Health & Wellness

BODY KINDNESS: Beach Body Acceptance

Body Kindness author Rebecca Scritchfield shares her journey towards finally accepting her body.

With my two girls at Berlin Lake August, 2016

With my two girls at Berlin Lake August, 2016

I wore a bathing suit this weekend. While that’s not unusual for me—a water-loving mom of two girls just learning to swim—this was definitely different.  This weekend, I returned to Berlin Lake, a place my family retreated many summer days of my childhood. This is the place my body hatred began. Where I first feared becoming fat, where I got the urge “watch myself” around food, to promise I would exercise “off” what I just ate, and where I started to believe I was more loveable when I felt thin.

I came to apologize and to make amends with a younger version of myself. I now understand that I was trying to do all the right things. But instead I got it all twisted and became another victim of our society’s harsh judgment of females—we’re only good when we look great (or at least putting all our efforts into the pursuit).

As I stood there gazing at the glass-like surface of the water, feeling the tug of each daughter’s hand wrapped around my index fingers, I wondered how I went  from the curly-haired, curious girl who spent hours making ashtrays for my grandpa from beach clay, to the one who congratulated herself for eating less than everyone else at the picnic, or chastised herself for eating too much? The truth is, I don’t really know. Something took hold the summer of 1990 that would lead to years of hurtful self-talk, lots of dieting, and a years-long sadomasochistic relationship with a scale.

It was probably orthoexia before it became an actual word. I ate healthy food when it was around, but calorie counting (i.e. intentional food restriction) was my jam. I chose exercise classes over time with friends to crank up my calorie burn.  I hid my disordered behaviors well in my “normal-looking” body and nobody, not even my best friend, heard me say out loud the mean words I said to myself. The way I lived my life wasn’t in the spirit of good health and only fueled my bad body image. I was building a tiny room, brick by brick, with every new rule I created. It became my own little prison that kept me from fully experiencing life at 12, 13, 14 . . . and many years to come. It was that piece of cake I avoided at the birthday party, the dance I didn’t attend, and the food I ate in secret because I was starving.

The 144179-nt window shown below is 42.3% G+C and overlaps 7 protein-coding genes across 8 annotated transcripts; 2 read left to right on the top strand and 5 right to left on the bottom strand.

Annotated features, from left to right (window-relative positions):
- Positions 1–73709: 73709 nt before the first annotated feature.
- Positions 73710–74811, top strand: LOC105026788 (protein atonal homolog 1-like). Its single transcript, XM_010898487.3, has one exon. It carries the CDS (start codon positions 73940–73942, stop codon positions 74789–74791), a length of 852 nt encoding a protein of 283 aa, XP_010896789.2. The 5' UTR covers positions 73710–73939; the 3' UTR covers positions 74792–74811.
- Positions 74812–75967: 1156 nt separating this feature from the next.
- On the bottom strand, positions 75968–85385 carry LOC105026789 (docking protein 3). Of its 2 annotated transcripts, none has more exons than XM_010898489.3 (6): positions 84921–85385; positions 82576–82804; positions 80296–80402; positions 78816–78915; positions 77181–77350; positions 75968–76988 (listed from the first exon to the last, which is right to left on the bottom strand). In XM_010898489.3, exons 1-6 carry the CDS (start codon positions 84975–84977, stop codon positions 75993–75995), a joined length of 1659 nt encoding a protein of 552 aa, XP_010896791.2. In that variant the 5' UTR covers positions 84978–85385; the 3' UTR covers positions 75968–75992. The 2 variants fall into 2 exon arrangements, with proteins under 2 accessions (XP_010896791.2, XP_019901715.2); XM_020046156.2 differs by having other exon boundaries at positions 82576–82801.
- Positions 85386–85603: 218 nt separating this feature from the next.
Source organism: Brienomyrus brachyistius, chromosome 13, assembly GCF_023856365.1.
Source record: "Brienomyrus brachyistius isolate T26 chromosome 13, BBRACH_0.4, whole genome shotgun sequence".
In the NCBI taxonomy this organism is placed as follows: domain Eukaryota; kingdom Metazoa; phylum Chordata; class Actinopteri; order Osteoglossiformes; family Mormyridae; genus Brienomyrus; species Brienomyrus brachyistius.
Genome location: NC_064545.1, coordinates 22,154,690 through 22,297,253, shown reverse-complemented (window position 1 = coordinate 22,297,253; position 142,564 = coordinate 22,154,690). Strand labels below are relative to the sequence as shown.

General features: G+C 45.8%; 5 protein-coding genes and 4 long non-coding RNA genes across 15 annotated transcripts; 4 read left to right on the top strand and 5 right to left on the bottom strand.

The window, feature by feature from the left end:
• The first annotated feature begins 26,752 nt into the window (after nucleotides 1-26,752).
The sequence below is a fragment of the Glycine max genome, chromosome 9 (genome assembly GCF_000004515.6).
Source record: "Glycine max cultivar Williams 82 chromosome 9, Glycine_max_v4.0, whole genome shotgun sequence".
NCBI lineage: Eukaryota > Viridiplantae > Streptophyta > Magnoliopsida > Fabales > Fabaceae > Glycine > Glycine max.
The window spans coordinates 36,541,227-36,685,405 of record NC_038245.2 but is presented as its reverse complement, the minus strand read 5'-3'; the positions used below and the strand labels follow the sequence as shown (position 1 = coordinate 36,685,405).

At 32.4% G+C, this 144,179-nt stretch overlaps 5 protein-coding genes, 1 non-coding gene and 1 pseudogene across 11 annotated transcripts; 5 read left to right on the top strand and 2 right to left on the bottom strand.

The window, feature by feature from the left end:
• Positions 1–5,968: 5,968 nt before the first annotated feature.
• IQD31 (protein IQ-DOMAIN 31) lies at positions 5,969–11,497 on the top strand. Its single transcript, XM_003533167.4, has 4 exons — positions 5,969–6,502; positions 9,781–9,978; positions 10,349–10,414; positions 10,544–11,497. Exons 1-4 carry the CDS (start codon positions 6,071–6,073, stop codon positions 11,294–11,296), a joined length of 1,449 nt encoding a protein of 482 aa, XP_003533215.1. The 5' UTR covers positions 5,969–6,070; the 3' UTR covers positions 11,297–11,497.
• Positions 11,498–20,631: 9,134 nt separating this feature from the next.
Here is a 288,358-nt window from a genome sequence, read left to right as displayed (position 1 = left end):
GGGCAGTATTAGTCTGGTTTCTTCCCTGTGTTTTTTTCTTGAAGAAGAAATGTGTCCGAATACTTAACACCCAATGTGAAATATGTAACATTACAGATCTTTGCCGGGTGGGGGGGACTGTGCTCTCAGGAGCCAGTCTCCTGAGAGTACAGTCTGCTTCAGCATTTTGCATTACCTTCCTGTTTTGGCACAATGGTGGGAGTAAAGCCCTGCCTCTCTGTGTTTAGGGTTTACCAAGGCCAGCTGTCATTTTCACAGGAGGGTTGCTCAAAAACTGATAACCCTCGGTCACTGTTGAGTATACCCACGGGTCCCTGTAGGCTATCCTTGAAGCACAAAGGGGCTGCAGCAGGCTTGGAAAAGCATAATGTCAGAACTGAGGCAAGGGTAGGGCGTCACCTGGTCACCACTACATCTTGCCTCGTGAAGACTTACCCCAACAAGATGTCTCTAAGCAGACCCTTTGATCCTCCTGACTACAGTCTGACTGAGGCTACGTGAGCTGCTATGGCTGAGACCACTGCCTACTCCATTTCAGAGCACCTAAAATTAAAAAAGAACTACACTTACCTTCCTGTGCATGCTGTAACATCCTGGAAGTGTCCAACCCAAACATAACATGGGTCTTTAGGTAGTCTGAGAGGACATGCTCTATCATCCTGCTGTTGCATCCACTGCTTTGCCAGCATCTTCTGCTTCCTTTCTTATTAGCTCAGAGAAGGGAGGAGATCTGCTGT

My body image problems stayed with me throughout high school and college. If I’m 100% honest, they’re still there—but different, like a shadowy part of my past capable of rearing it’s ugly head once in awhile. Part of me wants to say “be grateful you never had an eating disorder,” (I am.)  But that’s actually not good enough for me. I spent years entangled in body dissatisfaction disguised as healthy habits. It wasn’t dedication or discipline. It was a delusion. I wasn’t taking care of myself the ways one should—making choices from a place of love and respect. I wasn’t connecting to my body to respond to its needs. I was dissociating from it to somehow make it better, prettier, and more worthy.

Carefree at Berlin Lake, circa 1979

Carefree at Berlin Lake, circa 1979